Ever since I decided to pursue PR as a college sophomore, I have known that it is a misunderstood field. My family struggled to grasp what I would do for work, and most people I knew could not even define public relations. My major was also the source of many light hearted jabs from college friends; unlike some of my peers, no one ever saw me studying for exams late into the night. Instead I was having a blast writing articles and documents, developing media plans and working on other projects that were more creative and detail oriented than technical. In my friends’ minds, studying PR was nothing compared to a science or finance degree. Little did any of us know, my degree would land me a position that would ultimately send me head first into the world of cybersecurity and technology.
I think a lack of understanding about the role of PR and the value it brings to companies across all industries can in part be attributed to media portrayals of the profession – in my opinion, PR careers on television and in movies don’t quite do us justice. Others think of PR as damage control when there is a scandal, and unfortunately sometimes we do work on smoothing those over. My job certainly has elements of excitement and flair; but at its core, our goal is to help our clients communicate their message at the right time, in the right place, to the right audience. Entire books have been written just to define PR, but at the end of the day, we do anything and everything that helps build beneficial relationships for our clients.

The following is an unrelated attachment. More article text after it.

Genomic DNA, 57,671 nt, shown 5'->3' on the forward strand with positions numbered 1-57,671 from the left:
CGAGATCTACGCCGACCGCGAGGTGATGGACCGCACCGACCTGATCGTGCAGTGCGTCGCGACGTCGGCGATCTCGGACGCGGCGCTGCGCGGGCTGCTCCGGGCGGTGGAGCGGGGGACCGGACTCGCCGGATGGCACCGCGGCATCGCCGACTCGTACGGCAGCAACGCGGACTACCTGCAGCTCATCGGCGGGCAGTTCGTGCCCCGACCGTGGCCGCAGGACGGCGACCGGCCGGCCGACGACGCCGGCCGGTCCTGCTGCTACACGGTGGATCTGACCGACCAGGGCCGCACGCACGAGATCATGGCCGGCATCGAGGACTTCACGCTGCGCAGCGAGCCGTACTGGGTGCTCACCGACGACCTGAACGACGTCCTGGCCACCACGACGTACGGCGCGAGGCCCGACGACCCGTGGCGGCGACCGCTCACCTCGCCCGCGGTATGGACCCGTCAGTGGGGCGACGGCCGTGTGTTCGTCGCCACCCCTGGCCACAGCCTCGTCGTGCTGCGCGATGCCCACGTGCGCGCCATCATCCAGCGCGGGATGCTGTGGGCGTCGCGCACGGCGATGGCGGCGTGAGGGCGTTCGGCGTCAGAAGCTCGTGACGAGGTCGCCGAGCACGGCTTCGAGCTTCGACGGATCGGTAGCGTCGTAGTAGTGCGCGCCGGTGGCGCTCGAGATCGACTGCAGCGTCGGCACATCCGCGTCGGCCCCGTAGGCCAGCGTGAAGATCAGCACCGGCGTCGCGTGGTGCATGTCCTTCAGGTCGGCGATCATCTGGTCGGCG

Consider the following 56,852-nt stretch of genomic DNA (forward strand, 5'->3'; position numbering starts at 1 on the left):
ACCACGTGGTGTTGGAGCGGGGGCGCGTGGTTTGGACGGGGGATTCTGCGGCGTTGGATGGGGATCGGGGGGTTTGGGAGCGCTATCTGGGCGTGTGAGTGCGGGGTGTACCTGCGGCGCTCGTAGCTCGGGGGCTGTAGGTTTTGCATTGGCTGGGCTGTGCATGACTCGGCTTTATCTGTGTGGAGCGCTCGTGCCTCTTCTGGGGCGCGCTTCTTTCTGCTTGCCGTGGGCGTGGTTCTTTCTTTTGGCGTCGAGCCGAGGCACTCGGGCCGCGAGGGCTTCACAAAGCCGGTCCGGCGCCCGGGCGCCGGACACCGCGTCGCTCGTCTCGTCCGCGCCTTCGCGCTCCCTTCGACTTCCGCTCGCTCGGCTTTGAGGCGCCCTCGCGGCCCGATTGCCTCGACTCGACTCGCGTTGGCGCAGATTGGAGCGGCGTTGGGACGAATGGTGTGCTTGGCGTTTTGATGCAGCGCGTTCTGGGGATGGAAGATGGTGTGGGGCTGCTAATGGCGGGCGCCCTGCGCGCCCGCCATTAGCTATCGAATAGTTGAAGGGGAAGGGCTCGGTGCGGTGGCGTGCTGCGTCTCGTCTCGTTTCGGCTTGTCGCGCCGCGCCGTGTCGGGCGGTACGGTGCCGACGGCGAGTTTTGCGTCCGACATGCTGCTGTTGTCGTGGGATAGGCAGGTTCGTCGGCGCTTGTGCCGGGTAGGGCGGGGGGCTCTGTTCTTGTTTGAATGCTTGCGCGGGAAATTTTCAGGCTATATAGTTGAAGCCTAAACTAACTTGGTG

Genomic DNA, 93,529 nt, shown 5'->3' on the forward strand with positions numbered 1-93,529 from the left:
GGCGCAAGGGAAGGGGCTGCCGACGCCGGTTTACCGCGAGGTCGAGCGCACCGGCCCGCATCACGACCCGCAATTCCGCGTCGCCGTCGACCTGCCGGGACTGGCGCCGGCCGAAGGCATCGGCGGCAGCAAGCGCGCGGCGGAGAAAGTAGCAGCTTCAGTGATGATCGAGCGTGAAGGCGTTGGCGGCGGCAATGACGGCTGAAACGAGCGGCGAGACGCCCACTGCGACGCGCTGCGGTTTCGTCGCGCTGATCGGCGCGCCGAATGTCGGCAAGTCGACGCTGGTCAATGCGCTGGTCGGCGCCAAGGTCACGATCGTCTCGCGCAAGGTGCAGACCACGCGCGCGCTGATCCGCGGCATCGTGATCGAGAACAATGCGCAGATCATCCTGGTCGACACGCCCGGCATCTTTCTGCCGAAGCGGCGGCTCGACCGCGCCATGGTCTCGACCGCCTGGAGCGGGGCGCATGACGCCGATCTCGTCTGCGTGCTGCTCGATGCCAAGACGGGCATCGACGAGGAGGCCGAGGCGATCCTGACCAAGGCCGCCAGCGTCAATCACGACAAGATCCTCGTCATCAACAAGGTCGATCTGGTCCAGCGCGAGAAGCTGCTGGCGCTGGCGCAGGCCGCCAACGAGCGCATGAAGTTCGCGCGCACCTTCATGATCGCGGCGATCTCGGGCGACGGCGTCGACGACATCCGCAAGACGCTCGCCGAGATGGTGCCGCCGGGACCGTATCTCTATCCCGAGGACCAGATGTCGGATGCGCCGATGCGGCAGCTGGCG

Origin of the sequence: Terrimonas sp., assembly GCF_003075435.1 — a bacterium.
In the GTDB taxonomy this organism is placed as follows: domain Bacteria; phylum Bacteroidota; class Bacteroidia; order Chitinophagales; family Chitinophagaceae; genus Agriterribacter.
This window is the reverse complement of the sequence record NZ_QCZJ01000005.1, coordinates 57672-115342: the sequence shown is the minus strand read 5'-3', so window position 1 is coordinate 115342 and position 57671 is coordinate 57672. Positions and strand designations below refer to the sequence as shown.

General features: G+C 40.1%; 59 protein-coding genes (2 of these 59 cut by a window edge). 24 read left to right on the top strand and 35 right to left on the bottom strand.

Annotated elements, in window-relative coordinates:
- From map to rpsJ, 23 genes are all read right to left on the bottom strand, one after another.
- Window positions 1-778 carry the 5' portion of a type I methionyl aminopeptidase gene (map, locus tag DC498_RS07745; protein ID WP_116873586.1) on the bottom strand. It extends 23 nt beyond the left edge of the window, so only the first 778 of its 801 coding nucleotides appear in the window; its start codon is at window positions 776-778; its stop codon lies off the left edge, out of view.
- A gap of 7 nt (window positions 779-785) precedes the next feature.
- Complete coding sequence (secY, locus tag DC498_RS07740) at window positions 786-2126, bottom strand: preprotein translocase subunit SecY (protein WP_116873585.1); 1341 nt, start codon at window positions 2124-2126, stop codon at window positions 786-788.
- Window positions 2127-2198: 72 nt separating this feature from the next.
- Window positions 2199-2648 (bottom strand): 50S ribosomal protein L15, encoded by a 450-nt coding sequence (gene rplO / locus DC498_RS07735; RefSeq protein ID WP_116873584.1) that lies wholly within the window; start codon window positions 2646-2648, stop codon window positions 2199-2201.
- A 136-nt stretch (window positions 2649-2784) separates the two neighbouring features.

When I started at LaunchTech, my position required me to roll up my sleeves and start using the public relations skills I learned in school – that part was familiar enough. The unfamiliar part was learning about the products and services our clients offer, and their role in the technology industry. Nothing in my background had prepared me for the world of cybersecurity, and I needed to gain a solid understanding in order to help strategically promote my clients in ways that match their organizational goals. I’d like to think I’ve been a quick study! In the past year, I have been fortunate enough to grow into a career in the PR and cybersecurity industries in tandem – and coincidentally have become much more aware and paranoid about the possibility of getting hacked than I would have imagined.
I love what I do. My work is challenging and exciting, and I continue to learn and develop my skill set with every project I do and client I support. In our field there is a saying: “There are two types of companies. Those that have been hacked, and those about to be.” As long as breaches continue to happen, the companies getting hacked will rely on the support of their PR team, and the companies trying to prevent hacks will do the same. So in the end, I would say I hit the career jackpot!